5 December, 2020

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Impeaching A Chief Justice, Sri Lankan Style

By Marawaan Macan-Markar – 

Chief Justice

There are questions whether the parliamentary select committee observed due process in its inquiry of the charges against Shirani Bandaranayake

There has been an air of inevitability in the current showdown between the administration of President Mahinda Rajapaksa and its latest bête noire, Dr. Shirani Bandaranayake. Her fall from grace shows that the Rajapaksa juggernaut does not warm up to dissent easily, even if, as in this case, it measures up to the expected norms of checks and balances in a self-described democracy.

The Parliamentary Select Committee (PSC), inquiring into the 14 charges of professional and financial impropriety listed the impeachment motion against her, rushed to bring its proceedings to an end last Saturday. Undeterred by the walkout by four Opposition parliamentarians, the PSC ruled that Bandaranayake was guilty of three charges of misconduct. Parliament, where President Rajapaksa’s party has more than two-thirds majority, is expected to vote on the committee’s findings in January.

Just 19 months after Bandaranayake was appointed with much fanfare as the first female to head Sri Lanka’s judiciary, the fate of the 43rd Chief Justice appeared to have been sealed following a ruling a she gave to a Bill introduced in Parliament by the Economic Development Minister, Basil Rajapaksa, one of the many presidential siblings controlling the levers of power. The Supreme Court ruled that the Bill, which wanted to empower the Central government to control a $614-million development budget, violated the constitution. The court added that it had to be first approved by nine provincial councils.

In early November, when 117 government parliamentarians handed over an impeachment motion against the Chief Justice to the Speaker of the legislature (Chamal Rajapaksa, another sibling), the process that followed affirmed how heavy the odds were stacked against Bandaranayake. The Sri Lankan constitution has ensured that the President and his ruling party hold all the cards in filing an impeachment motion, conducting a parliamentary inquiry and voting in the House to unseat the holder of such a hallowed seat as the Chief Justice.

An inquiry or inquisition?

But last Thursday, a dramatic twist was added to a predictable plot. After four hours of its third sitting, the Chief Justice and her legal team walked out of the government-dominated, 11-member PSC. Her lawyers said their client had “no faith” in the PSC and that it violated the rules of natural justice.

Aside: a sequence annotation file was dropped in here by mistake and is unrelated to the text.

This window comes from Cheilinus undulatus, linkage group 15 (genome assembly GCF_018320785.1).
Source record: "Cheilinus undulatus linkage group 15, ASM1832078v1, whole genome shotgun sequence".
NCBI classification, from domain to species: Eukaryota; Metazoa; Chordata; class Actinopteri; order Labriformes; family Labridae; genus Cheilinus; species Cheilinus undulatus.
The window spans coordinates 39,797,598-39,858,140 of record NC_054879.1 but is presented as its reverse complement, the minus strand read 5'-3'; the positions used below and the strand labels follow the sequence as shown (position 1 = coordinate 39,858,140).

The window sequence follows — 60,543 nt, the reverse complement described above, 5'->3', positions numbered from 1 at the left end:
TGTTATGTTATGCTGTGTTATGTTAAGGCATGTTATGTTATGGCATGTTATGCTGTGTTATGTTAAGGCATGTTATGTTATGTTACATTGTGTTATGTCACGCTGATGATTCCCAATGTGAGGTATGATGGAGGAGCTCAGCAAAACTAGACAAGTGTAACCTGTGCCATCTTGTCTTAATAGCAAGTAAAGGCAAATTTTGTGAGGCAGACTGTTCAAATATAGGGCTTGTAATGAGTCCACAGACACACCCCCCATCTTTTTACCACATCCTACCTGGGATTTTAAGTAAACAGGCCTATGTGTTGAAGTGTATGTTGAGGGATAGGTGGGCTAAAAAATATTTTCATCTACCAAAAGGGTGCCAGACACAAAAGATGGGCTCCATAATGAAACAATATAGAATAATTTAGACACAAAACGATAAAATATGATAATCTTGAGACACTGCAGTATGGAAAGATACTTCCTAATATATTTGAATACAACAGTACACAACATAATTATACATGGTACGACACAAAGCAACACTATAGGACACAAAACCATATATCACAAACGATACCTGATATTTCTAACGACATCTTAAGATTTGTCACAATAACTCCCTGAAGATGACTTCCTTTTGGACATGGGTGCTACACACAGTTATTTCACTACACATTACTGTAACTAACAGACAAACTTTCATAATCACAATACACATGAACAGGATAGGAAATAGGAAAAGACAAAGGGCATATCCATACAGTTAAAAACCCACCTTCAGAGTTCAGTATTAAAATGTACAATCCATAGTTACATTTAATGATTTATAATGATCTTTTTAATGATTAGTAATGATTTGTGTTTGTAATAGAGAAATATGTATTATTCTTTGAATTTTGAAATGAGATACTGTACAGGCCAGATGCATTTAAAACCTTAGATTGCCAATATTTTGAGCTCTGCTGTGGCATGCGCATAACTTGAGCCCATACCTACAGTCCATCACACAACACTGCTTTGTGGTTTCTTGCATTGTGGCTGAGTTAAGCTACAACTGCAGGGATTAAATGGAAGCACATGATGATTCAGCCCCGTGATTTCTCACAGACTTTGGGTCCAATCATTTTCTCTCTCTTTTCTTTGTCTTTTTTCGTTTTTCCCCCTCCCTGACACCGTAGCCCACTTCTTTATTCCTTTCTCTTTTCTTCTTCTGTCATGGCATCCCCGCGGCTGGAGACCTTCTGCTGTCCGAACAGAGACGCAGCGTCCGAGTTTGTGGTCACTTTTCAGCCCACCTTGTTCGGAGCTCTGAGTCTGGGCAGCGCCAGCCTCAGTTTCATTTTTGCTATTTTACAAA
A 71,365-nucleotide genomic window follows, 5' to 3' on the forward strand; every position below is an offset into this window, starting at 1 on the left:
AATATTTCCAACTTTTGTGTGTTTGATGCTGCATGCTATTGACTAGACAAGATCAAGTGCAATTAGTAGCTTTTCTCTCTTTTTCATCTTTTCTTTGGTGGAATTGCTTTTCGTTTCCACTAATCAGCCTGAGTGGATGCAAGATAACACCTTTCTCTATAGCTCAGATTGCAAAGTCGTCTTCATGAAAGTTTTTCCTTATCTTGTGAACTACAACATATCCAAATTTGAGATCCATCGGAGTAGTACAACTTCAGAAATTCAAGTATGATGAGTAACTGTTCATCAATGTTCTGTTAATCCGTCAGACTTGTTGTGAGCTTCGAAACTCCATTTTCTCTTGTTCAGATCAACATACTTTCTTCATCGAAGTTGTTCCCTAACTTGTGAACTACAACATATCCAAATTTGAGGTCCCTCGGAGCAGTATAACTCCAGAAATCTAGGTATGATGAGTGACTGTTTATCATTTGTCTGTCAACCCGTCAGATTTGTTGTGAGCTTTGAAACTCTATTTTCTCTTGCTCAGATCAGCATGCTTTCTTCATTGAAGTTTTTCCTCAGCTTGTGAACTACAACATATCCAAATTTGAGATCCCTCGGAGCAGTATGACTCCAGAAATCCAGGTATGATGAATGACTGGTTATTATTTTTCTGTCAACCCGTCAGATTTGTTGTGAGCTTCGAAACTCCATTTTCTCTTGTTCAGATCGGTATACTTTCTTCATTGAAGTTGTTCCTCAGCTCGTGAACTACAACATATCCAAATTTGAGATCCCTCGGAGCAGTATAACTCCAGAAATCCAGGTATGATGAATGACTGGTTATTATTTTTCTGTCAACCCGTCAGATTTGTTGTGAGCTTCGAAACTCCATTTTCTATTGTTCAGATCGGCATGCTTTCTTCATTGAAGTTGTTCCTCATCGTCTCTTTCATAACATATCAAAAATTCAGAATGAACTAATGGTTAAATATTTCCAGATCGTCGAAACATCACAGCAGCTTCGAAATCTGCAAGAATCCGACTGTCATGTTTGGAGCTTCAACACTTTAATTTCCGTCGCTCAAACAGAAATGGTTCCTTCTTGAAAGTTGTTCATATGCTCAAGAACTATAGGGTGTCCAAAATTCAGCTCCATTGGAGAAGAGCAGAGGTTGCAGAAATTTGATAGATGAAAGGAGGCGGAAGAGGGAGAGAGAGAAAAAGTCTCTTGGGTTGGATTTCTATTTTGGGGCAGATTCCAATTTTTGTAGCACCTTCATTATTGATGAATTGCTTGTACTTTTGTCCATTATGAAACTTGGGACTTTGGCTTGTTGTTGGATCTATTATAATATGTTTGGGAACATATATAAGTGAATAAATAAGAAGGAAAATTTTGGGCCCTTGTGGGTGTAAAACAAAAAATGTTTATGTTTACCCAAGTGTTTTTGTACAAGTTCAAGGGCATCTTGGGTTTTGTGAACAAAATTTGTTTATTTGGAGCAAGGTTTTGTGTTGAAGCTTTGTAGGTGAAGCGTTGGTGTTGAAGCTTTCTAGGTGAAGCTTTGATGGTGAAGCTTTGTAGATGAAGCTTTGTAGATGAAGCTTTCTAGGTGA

The walkout underscored the question on many minds: was the PSC an inquiry or an inquisition? The question stemmed from what Bandaranayake was subjected to that day. Not only was a procedure for the inquiry still to be spelled out, but the accused was given close to 1,000 pages of documents to respond to in a day, no witnesses were listed, no oral evidence would be permitted, cross-examinations would be denied and two government parliamentarians on the PSC heckled the beleaguered Chief Justice during the proceedings, calling her a pissu geni (“a mad woman,” in Sinhala).

Making bank accounts public

Such has been the haste to get rid of Bandaranayake that due process and legal consistency have both been given the go-by. In a now familiar political tactic of the regime, the government-controlled media held its own trial to vilify the latest enemy of the state. The state’s media have, for instance, repeatedly made public Ms Bandaranayake’s private bank accounts — a brazen violation of banking secrecy protected by law.

The state-run Daily News has been in the vanguard. Commentaries and reports in its pages have carried details of the alleged accounts Bandaranayake had and supposed amounts and transactions in each. Her private finances feature in two of the 14 charges in the impeachment motion (which implies that the 117 legislators who signed it have seen the bank accounts).

Such a display of impunity on a vital feature of the economy was not used even in the 30 years that Sri Lanka fought the Tamil Tigers. When government investigators wanted to follow the financial trail of Tamil Tiger operatives, a court order was often sought to access bank accounts, despite the Emergency laws in operation then and the Prevention of Terrorism Act.

Pakistan parallel

Given such political mud she has been dragged through, it is no surprise that Bandaranayake has won support from a broad constituency of jurists, lawyers, academics, activists and religious leaders. Some have now begun to draw parallels between her quest to defend the independence of the judiciary against an all-powerful President and the epic struggle between the Pakistan Chief Justice Iftikhar Muhammad Chaudhry and the country’s then military President, General Pervez Musharraf.

Chaudhary’s sacking triggered a protest led by lawyers that fast drew in others; he was eventually reinstated, and the movement was one of the factors that saw off Musharraf.

Unfortunately for Bandaranayake, such parallels are only in the realm of ideas. The number of supporters on her side is still very few and far from the required critical mass for a movement to defend the independence of the judiciary. Muscle and power on the streets are still controlled by the well-oiled Rajapaksa political machine.

If the inevitable occurs, and she is impeached early next year, Bandaranayake’s plight would affirm who the real winners are in a post-war country trying to promote itself internationally as a “Wonder of Asia.” It would clearly not be those who think that the judiciary has a legitimate role in reining in unbridled political power through a system of prescribed checks and balances. Bandaranayake’s successor is sure to be acutely aware of the political sword dangling over his head.